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Sun Kil Moon - Admiral Fell Promises

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Artist: Sun Kil Moon

Album: Admiral Fell Promises

Label: Caldo Verde

Review date: Jul. 13, 2010

Perhaps this assertion is unfairly based on personal experience, but this writer has always considered Mark Kozelek’s work to be easy-listening for ex-hardcore kids. He writes sprawling multi-partite songs in chords that hover somewhere between major and minor, filled with cathartic, cascading arpeggios. His songs uniformly elicit the same emotional range — a gazing-out-the-window melancholy, which turns out to be either a sadness about to be alleviated or, more typically, a brooding regret over a love that went wrong.

Bits of Kozelek’s songs, rather than the pieces in their entirety, linger in a listener’s mind: a perfectly wistful guitar break, the way he enunciates the words “El Paso,” just one of the almost overwhelming number of people and places with which he populates his lyrics. More than anything else, though, he has a gift for arrangements that augment his particular sound. Think of the sharp snare hits on the Red House Painters, uh, “hit,” “Song For a Blue Guitar,” or perhaps the surprisingly effective xylophone deployed occasionally on Ghosts of the Great Highway.

Kozelek’s fourth album as Sun Kil Moon, Admiral Fell Promises, however, is arranged almost entirely for a single nylon-string acoustic guitar, ornamented occasionally with vocal harmonies, gentle percussion, and (I think) a cello.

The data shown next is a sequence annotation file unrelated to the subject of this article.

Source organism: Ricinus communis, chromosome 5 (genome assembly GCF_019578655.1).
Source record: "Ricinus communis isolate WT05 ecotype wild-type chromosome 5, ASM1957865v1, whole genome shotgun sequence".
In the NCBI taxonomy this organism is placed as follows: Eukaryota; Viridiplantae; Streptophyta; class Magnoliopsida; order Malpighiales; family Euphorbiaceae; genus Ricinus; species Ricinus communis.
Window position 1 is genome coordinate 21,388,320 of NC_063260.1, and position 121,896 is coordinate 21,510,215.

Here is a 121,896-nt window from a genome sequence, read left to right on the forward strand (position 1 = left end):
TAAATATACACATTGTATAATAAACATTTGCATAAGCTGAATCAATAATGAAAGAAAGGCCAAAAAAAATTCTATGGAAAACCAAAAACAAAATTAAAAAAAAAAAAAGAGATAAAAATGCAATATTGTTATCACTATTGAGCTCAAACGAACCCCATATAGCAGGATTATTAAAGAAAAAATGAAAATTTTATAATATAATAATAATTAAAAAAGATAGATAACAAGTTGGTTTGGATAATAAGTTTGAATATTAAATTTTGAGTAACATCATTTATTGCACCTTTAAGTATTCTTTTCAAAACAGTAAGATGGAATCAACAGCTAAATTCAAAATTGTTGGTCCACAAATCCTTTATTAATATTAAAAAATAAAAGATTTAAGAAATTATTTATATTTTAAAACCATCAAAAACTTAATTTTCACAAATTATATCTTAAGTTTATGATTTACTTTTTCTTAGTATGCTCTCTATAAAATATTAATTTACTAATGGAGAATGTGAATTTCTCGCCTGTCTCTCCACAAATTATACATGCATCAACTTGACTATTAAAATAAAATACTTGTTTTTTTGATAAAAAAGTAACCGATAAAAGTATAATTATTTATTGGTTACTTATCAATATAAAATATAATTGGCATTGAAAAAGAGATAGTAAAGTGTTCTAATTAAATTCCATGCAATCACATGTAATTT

Kozelek plays beautifully, but without orchestration, his songs (which tend to run upwards of six minutes) start to seem directionless. Shifts between different sections sound abrupt, as on “The Leaning Tree,” and because the songs are arranged identically, one sometimes forgets which song’s secondary bridge she’s listening to. And though one can appreciate Kozelek’s lyrical ambitions, they can sometimes seem strained. On “Church of the Pines,” as he compares being in nature to a worship service, one harkens back alternately to Emerson or to lit-mag.

Best, then, to listen to this album passively, to appreciate it as a mood rather than as a set of compositions, and the moments that will emerge will be stunning: the moment when the harmony vocals come in on “Bay of Skulls,” the rolling guitar riff in “Third and Seneca.” Like so many other Kozelek songs, “Third and Seneca” describes a gazetteer’s-worth of specific places. It can seem almost ironic that someone whose work thrives on its consistency focuses so insistently on rooting himself — or perhaps, to paraphrase another acoustic guitar whiz, it’s that wherever he’s been and gone, the blues are all the same.

By Talya Cooper

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